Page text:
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Vetter references the history feature of Wikipedia a few times and speculates at how it allows students to deconstruct notions of authorship and the final text. Also, consider his statement that the encyclopedia entry "suggests a model of knowledge that is at once democratic and heteroglossic, but also strongly tethered to western textual traditions". In what ways do these ideas relate to remix? What implications does this hold for developing multimedia pedagogies?

User tag needed to review the log/rationale behind democratic revisions

Capitalist notions of authorial credit - who owns what? Seems more communist, with Wikipedia as the supreme leader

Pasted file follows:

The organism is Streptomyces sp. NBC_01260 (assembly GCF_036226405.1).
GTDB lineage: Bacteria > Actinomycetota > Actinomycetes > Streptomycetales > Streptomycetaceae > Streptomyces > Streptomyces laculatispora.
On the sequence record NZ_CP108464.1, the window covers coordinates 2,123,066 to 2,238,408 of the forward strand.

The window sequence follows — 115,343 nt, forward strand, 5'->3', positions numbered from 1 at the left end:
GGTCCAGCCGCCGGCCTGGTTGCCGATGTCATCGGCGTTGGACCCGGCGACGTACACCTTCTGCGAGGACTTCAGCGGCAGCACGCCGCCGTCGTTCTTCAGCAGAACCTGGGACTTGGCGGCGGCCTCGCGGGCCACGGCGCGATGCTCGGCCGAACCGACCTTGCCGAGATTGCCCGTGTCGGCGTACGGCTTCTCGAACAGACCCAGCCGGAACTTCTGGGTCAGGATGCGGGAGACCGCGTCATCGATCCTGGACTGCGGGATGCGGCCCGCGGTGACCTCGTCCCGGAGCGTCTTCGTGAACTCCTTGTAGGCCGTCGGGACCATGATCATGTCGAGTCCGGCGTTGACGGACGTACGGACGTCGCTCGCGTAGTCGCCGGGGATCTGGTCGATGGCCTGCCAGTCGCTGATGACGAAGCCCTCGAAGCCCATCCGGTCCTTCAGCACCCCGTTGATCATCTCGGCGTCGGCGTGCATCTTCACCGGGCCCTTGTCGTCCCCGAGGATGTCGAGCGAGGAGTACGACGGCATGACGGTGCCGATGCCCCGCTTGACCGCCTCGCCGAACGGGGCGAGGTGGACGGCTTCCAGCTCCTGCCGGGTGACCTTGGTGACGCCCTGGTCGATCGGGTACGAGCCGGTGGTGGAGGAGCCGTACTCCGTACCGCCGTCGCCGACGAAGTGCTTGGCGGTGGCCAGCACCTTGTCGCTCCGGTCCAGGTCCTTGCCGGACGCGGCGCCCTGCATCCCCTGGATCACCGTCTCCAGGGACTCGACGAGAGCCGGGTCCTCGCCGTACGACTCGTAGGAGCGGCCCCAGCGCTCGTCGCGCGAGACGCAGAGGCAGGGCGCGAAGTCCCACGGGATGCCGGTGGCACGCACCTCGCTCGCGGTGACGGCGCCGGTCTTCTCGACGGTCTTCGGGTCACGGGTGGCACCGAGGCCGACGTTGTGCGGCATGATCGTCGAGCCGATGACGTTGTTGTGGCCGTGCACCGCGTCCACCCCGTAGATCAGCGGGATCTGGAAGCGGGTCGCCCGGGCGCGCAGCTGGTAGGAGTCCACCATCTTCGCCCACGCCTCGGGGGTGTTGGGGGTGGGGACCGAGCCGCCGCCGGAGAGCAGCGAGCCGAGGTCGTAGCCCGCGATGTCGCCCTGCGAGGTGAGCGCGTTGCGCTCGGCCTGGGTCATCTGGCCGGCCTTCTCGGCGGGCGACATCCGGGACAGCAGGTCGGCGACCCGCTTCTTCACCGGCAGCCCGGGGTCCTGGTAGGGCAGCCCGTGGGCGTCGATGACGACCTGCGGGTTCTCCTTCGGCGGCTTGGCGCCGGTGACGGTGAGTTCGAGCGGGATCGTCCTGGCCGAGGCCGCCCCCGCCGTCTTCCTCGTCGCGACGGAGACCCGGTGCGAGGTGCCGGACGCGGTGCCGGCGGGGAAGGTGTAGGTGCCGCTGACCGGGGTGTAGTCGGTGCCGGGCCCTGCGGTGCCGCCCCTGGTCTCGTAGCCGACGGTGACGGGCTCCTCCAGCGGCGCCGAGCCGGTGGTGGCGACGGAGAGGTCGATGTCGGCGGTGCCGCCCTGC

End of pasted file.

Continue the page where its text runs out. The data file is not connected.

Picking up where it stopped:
• Greene--entering the convo. Remix is a material manifestation of entering the convo where different voices collide </li>
  • vetter talks about challenging the notion of the final product--things can always change/be edited--creating something new--conversation always continues </li>
  • exposes the myth of the solitary writer (multimodal literacy narrative/collaborative ethnography)--issues with assessment and authorship </li>
  • palmeri--revision and remix are probably synonymous looking back at the history of revision/remix (how does intertextuality fit in here) </li>
  • what about original research? wikipedia says no to it--vetter says yes. </li>
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